Traveling With Young Children

Bring things to occupy them.
Bring things to occupy them.

Road Trips Don't Have to Be Hell

When traveling with small children, planning ahead is essential. You are going to have to stop for potty breaks and there is no way around this. Plan on doing them and just add them into your itinerary to save yourself aggravation.

 

If you have typical children, there are going to be squabbles. The best way to avoid these is to make sure that you have plenty of things to keep them occupied so they don't turn to picking on each other out of boredom. Typically, these sort of outbursts happen when children are bored. Bring games, coloring books, music and if you have a DVD player in your vehicle you can bring their favorite cartoons and movies. For some parents, the extra cost of the DVD players are worth more than their weight in gold.

 

Trying To Keep Stops To A Minimum

Have snacks for the road so you do not have to stop for them.
Have snacks for the road so you do not have to stop for them.

Bring snacks, bring drinks, bring wet naps of some sort, bring extra changes of clothes for each child and be prepared for messes and spills. Prep your car with mats and blankets on the seats or towels tucked under car seats. By having food items with you to make sandwiches on the road and quick snacks and drinks, stopping for these things will not be necessary. By cutting out these stops, and the emergency stops to clean messes, you'll save time on your trip.

 

Depending on the sort of vehicle you have and the age of your children, you may even consider having a port-a-potty with you for those times when someone just cannot hold it another mile to the exit. Have the extra change of clothes with you for that very reason too. Children will spill on themselves and the car too, so be prepared to clean those up. You can never have too many wet wipes. Never.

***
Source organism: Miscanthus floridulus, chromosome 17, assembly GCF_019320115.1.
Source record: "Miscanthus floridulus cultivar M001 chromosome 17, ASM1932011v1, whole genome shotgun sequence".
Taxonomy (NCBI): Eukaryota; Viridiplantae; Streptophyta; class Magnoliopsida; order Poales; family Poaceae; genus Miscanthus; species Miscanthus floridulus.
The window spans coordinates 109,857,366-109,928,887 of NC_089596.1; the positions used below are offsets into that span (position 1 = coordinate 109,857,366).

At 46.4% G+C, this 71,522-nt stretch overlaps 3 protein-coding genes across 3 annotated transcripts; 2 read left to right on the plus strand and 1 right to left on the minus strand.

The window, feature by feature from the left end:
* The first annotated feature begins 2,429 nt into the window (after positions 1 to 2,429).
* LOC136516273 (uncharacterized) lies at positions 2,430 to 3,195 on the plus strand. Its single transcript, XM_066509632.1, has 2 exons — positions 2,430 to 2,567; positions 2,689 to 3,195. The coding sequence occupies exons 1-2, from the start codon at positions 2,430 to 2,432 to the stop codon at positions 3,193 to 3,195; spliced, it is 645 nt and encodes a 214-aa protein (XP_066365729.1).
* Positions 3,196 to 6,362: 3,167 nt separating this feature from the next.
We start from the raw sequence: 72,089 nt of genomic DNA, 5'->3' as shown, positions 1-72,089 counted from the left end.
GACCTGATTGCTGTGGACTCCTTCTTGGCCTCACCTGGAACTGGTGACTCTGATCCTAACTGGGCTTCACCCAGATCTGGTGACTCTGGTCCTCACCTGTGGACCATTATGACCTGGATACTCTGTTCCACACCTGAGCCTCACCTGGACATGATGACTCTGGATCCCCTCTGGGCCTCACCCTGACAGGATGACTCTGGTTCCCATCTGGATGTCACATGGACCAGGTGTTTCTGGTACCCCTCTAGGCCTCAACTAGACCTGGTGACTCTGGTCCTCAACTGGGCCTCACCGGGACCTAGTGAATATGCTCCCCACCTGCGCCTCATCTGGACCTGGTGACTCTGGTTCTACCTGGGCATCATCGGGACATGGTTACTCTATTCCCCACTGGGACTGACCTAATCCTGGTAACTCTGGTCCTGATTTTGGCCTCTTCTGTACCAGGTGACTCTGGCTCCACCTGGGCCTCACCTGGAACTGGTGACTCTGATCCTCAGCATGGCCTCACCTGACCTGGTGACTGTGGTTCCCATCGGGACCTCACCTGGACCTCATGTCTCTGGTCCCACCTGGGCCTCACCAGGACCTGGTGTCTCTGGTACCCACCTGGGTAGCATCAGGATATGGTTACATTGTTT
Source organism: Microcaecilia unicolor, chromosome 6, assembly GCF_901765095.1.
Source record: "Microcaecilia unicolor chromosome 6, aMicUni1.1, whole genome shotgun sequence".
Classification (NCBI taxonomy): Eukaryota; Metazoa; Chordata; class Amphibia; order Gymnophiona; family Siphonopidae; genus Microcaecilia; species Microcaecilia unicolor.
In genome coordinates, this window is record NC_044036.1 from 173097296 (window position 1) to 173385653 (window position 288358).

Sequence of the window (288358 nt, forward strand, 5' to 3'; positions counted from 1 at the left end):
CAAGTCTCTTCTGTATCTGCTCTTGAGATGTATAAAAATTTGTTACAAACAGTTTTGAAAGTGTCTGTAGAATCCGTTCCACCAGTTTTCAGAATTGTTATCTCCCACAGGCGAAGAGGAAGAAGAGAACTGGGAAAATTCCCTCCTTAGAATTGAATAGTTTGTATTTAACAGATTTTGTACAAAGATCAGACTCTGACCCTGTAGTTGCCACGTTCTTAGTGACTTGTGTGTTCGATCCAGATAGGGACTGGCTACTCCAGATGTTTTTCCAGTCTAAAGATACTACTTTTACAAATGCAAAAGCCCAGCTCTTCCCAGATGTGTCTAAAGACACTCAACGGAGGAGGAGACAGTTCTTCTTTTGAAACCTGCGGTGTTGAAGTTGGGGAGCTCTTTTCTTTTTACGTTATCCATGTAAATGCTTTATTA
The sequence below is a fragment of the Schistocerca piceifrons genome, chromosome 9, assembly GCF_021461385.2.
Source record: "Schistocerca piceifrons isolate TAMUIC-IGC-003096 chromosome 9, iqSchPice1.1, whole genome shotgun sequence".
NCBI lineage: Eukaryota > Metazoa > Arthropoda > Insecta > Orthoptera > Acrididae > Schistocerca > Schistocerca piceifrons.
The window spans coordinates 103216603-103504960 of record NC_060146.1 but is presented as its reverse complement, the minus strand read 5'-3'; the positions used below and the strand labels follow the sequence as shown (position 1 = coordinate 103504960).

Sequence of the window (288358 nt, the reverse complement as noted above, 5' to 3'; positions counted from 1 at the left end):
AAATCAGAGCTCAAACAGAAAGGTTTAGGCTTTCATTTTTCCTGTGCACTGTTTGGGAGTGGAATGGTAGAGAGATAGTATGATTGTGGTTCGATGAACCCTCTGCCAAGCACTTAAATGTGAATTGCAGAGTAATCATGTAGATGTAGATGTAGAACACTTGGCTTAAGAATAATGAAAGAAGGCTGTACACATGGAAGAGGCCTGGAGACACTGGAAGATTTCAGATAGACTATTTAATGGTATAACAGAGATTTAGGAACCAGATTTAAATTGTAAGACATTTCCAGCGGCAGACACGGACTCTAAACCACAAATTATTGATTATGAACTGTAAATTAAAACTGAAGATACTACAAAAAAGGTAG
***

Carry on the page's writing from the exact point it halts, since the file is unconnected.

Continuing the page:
Try to keep sugary snacks to a minimum as it will make children more rambunctious and if you stop to eat somewhere, try to find a place where kids can get out and run and play before getting back in the car. Bring along a Frisbee or something so that they have something to play with when you stop somewhere safe enough. State parks are a great stop over where you can have a picnic and let them run off steam. Sometimes taking the time to stop and let them play will actually save you time in the long run, particularly on longer trips.

 

Traveling At Optimum Times

If you have never done it, consider traveling at night when you can put kids in pajamas and let them sleep while you drive. If you are going somewhere very far and you can do your traveling at night, while children sleep, you may be able to make better time and even get some sleep yourself the next day. Make sure that you have everything packed to make the little ones comfortable, from their pillows and blankets to the favorite stuffed toy they need in order to go to sleep. These are just a few ideas to help you make long trips more successful. The main thing is to always plan ahead. 

SHARE
Previous articleEffects of Having A Baby On Your Marriage
Next articleGreat Toys for a Four Year Old Boy
Meridith Dennes is a co-founder and the CEO of Project Eve LLC, a leading women's lifestyle media company online including some of the web's best loved communities including the eponymous Project Eve, Getting Balance, Project Eve Moms, Project Eve Money and Scary Puppy Silly Kitty. With a digital readership in excess of 20+ million monthly uniques, and over 1 million social media followers, Project Eve provides the news and resources to inspire and empower women. Meridith also works as a digital consultant and social media strategist and has worked with several Fortune 500 companies to help increase brand awareness and improve social media engagement.Meridith holds a BA from Northwestern University and an MBA from NYU's Stern School of Business. Prior to founding Project Eve, she spent 15 years working in investment banking. Meridith currently lives in Vermont with her husband and 2 daughters and spends her free time teaching skiing, practicing yoga, hiking and snowshoeing.